The Social Security wage base will be going up in 2017 to $127,200, an $8,700 hike over this year’s cap. The Social Security tax rate on employers and employees will stay at 6.2%. Employers’ share of Medicare tax will remain 1.45% on all compensation. Ditto for employees, who will also pay the 0.9% Medicare surtax on wages that exceed $200,000 for singles and $250,000 for marrieds. This extra levy doesn’t hit employers. Self-employeds owe it on net earnings above the thresholds.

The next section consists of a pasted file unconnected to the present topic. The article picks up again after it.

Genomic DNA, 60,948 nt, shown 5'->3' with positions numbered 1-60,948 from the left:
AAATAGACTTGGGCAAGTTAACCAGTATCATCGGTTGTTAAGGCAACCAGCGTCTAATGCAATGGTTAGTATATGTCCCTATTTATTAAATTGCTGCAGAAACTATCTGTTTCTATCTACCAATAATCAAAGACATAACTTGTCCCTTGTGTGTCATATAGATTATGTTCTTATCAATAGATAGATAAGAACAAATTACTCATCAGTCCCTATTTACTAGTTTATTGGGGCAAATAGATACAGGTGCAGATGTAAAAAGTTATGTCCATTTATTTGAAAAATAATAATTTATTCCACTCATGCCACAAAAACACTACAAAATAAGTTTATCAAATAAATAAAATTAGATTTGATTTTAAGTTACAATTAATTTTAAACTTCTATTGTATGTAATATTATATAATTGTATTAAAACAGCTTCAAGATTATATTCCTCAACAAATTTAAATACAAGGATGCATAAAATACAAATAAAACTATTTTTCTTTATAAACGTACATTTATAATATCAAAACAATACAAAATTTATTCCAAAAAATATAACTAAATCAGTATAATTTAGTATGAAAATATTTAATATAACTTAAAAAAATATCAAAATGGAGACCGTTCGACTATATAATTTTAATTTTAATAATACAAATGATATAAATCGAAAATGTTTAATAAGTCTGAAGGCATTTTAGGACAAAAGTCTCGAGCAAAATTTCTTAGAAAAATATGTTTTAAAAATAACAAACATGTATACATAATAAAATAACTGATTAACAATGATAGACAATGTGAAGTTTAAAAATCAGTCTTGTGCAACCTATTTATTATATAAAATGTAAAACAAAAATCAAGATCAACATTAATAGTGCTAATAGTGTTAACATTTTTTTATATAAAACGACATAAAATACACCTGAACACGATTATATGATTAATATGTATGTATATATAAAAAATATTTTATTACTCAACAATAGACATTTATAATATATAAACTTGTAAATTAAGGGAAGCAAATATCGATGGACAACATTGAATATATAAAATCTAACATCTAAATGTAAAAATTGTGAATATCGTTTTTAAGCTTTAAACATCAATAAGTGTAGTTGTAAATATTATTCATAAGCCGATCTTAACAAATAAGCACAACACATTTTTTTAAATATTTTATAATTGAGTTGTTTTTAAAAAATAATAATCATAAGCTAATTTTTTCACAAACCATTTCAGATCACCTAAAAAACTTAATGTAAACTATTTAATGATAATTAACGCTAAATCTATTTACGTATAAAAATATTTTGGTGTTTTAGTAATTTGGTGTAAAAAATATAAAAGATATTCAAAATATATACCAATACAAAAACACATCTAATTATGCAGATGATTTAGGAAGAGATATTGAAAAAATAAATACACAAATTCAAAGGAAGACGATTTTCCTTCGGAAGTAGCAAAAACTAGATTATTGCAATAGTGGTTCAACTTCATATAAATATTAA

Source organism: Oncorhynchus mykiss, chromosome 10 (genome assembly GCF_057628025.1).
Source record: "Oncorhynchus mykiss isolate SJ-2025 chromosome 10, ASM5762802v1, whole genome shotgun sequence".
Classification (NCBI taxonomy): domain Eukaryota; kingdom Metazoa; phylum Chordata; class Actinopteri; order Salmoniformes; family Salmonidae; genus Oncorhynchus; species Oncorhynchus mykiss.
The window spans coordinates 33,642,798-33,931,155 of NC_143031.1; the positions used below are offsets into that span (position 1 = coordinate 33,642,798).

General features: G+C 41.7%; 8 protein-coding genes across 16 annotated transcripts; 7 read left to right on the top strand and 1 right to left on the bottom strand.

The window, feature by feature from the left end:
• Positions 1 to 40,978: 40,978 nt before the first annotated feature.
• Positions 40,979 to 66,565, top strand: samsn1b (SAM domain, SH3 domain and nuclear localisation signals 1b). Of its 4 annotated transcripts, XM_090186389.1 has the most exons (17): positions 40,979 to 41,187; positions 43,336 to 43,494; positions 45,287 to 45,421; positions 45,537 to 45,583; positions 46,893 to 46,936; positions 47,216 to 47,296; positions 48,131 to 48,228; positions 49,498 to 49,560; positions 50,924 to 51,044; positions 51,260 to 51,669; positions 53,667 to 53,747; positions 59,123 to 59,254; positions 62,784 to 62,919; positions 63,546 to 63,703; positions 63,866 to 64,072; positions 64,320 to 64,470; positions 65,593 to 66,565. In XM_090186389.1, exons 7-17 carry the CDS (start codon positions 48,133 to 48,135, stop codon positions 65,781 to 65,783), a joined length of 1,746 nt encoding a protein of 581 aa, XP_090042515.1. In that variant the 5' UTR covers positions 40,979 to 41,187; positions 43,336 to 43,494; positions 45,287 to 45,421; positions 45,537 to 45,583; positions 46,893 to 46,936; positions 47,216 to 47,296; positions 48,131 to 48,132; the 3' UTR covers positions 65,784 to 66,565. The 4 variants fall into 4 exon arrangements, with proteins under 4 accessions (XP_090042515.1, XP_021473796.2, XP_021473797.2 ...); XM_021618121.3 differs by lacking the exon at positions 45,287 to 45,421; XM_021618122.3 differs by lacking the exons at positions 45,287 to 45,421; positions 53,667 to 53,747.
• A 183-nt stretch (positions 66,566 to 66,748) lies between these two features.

The nanny tax threshold won’t change. It will remain $2,000.
Social Security recipients will see a tiny 0.3% hike in their benefits in 2017. The earnings test limits will head up. People who turn 66 next year will not lose any benefits if they earn $44,880 or less before they reach that age. Individuals who are 62 through 65 by the end of 2017 can make up to $16,920 before they lose any benefits. There is no earnings cap once a beneficiary turns 66.
The amount needed to qualify for coverage will rise to $1,300 a quarter. So earning $5,200 anytime during 2017 will net the full four quarters of coverage. You need 40 quarters of coverage to qualify for Social Security retirement benefits.